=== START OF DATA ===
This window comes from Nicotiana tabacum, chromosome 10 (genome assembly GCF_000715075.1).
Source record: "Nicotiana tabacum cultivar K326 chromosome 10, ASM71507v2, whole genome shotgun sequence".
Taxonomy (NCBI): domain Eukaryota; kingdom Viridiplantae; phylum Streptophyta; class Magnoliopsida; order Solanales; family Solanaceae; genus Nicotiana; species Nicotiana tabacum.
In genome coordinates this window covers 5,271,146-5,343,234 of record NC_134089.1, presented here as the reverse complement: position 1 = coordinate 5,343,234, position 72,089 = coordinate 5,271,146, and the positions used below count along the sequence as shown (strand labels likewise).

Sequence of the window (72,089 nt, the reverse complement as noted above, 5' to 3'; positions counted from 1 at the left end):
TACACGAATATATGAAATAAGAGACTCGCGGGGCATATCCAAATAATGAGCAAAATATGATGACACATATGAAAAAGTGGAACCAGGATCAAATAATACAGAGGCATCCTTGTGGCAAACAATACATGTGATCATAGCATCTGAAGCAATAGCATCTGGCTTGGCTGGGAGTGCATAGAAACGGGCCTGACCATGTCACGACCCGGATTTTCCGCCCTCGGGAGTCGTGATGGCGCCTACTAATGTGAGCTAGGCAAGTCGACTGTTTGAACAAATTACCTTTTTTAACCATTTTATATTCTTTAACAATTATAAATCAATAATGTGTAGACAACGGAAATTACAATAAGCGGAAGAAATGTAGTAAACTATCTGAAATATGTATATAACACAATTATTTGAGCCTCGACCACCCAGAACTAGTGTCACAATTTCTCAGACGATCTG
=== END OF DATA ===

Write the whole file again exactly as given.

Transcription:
This window comes from Nicotiana tabacum, chromosome 10 (genome assembly GCF_000715075.1).
Source record: "Nicotiana tabacum cultivar K326 chromosome 10, ASM71507v2, whole genome shotgun sequence".
Taxonomy (NCBI): domain Eukaryota; kingdom Viridiplantae; phylum Streptophyta; class Magnoliopsida; order Solanales; family Solanaceae; genus Nicotiana; species Nicotiana tabacum.
In genome coordinates this window covers 5,271,146-5,343,234 of record NC_134089.1, presented here as the reverse complement: position 1 = coordinate 5,343,234, position 72,089 = coordinate 5,271,146, and the positions used below count along the sequence as shown (strand labels likewise).

Sequence of the window (72,089 nt, the reverse complement as noted above, 5' to 3'; positions counted from 1 at the left end):
TACACGAATATATGAAATAAGAGACTCGCGGGGCATATCCAAATAATGAGCAAAATATGATGACACATATGAAAAAGTGGAACCAGGATCAAATAATACAGAGGCATCCTTGTGGCAAACAATACATGTGATCATAGCATCTGAAGCAATAGCATCTGGCTTGGCTGGGAGTGCATAGAAACGGGCCTGACCATGTCACGACCCGGATTTTCCGCCCTCGGGAGTCGTGATGGCGCCTACTAATGTGAGCTAGGCAAGTCGACTGTTTGAACAAATTACCTTTTTTAACCATTTTATATTCTTTAACAATTATAAATCAATAATGTGTAGACAACGGAAATTACAATAAGCGGAAGAAATGTAGTAAACTATCTGAAATATGTATATAACACAATTATTTGAGCCTCGACCACCCAGAACTAGTGTCACAATTTCTCAGACGATCTG